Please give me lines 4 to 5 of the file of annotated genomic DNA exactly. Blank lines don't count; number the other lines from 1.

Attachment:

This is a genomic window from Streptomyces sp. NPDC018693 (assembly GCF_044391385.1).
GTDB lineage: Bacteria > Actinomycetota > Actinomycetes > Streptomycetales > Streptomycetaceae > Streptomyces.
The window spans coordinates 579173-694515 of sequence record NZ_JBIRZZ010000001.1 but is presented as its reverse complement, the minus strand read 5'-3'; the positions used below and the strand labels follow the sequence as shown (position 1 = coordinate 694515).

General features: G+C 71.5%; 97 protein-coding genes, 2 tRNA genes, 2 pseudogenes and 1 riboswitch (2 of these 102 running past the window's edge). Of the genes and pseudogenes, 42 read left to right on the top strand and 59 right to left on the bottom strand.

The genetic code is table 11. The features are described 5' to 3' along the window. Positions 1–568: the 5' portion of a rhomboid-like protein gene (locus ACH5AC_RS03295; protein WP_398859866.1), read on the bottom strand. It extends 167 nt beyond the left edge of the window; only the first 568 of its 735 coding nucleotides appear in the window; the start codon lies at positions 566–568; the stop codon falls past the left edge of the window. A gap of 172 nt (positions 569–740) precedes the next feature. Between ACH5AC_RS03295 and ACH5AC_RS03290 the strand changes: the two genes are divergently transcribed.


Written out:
General features: G+C 71.5%; 97 protein-coding genes, 2 tRNA genes, 2 pseudogenes and 1 riboswitch (2 of these 102 running past the window's edge). Of the genes and pseudogenes, 42 read left to right on the top strand and 59 right to left on the bottom strand.

The genetic code is table 11. The features are described 5' to 3' along the window. Positions 1–568: the 5' portion of a rhomboid-like protein gene (locus ACH5AC_RS03295; protein WP_398859866.1), read on the bottom strand. It extends 167 nt beyond the left edge of the window; only the first 568 of its 735 coding nucleotides appear in the window; the start codon lies at positions 566–568; the stop codon falls past the left edge of the window. A gap of 172 nt (positions 569–740) precedes the next feature. Between ACH5AC_RS03295 and ACH5AC_RS03290 the strand changes: the two genes are divergently transcribed.